of filmmakers who share equipment and resources to help each other
create meaningful independent cinema. Iím working on establishing a
method using emerging technology by which my filmmakers can distribute
the finished product and collect revenue. It was right on the tip of
everyoneís tongue. I just gave it a name. Cinema Set Free.
Who is your favorite Screenwriter and Why?
Lawrence Whiteside: Working
today, Iíd have to say Charlie Kaufman exhibits the greatest capacity
to consistently amaze me from piece to piece. Of all time, Iíd say
Igmar Bergman was able, in his heyday, to create the most complex
characters and situations out of the most commonplace subjects: a
family, a womanís mind, a marriage. Everything that Bergman made is at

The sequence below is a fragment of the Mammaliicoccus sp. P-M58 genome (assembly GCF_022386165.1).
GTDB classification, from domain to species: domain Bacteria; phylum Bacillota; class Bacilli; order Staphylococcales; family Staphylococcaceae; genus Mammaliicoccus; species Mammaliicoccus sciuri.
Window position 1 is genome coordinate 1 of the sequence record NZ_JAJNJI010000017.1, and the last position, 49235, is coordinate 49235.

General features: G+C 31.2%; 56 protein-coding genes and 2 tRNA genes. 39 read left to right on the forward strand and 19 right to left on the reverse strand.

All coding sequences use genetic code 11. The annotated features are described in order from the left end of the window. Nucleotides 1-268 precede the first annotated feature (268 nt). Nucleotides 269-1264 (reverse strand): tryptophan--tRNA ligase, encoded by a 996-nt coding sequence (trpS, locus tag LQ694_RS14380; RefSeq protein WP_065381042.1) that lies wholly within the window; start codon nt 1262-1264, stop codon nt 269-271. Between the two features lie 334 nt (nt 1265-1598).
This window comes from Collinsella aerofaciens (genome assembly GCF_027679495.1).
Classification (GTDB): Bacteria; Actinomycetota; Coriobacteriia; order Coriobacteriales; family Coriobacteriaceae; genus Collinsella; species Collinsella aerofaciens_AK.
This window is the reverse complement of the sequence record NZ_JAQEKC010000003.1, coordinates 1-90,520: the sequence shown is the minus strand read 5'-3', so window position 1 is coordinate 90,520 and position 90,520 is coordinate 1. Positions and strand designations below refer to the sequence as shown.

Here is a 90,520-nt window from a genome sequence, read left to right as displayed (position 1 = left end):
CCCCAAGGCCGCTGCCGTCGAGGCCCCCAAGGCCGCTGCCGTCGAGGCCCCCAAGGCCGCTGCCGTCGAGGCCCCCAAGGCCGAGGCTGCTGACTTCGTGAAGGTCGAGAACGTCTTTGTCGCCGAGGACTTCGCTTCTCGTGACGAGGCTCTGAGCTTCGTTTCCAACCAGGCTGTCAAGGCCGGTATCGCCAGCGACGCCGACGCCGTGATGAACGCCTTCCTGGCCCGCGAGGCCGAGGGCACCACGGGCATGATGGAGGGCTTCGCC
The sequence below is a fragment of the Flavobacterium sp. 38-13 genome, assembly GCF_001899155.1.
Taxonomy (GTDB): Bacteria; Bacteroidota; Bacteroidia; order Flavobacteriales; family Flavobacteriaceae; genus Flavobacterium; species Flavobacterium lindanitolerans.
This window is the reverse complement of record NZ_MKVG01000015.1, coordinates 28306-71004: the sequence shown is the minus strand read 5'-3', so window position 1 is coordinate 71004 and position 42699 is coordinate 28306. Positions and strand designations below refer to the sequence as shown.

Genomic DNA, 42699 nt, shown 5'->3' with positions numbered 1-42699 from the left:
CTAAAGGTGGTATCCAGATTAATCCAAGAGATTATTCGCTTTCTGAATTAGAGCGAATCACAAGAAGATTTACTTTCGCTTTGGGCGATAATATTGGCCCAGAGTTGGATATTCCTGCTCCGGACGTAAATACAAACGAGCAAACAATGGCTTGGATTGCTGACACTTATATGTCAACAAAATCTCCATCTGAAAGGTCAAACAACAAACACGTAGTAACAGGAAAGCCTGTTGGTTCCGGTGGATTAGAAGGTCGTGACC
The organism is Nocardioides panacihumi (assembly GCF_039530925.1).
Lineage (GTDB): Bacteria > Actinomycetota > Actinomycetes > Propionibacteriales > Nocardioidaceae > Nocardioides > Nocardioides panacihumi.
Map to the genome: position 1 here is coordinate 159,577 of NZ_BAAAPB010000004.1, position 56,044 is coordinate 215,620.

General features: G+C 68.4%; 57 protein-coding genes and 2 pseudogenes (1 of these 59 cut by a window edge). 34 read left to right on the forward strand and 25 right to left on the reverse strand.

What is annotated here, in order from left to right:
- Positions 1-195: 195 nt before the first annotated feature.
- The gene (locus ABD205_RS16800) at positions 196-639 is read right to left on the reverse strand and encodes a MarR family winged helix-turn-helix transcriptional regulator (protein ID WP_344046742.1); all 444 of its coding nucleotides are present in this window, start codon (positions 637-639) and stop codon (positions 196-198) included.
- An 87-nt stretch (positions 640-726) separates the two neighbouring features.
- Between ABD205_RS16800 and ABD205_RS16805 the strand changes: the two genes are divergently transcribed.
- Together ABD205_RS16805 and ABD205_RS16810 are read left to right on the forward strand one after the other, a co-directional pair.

the very least worth a look but the scene work and the using of
startling unique visuals is second to none.
Name the director you would love to work with and why?
I would personally
love to work with Terrance Malick. Sure heís unyielding and eccentric,
not to mention the fact that he writes all his own stuff. But to be a
fly on Malickís wall or get a sense of his thought process. He sounds
like heís writing prayers when you read or watch his work. And his
mastery of the forces of nature is unmatched. The man cues the sun.
Name the actor you would love to work with and why?
Whiteside: I have a lot of favorite actors, artists whoíve enriched my life.
Michael Keaton could seriously use a comeback. Joe Pesci and William
Hurt need more work. But the most truthful actor working in Hollywood
today would have to be Phillip Seymour Hoffman whoís real talent is
creating meaningful supporting characters with minimal screen time.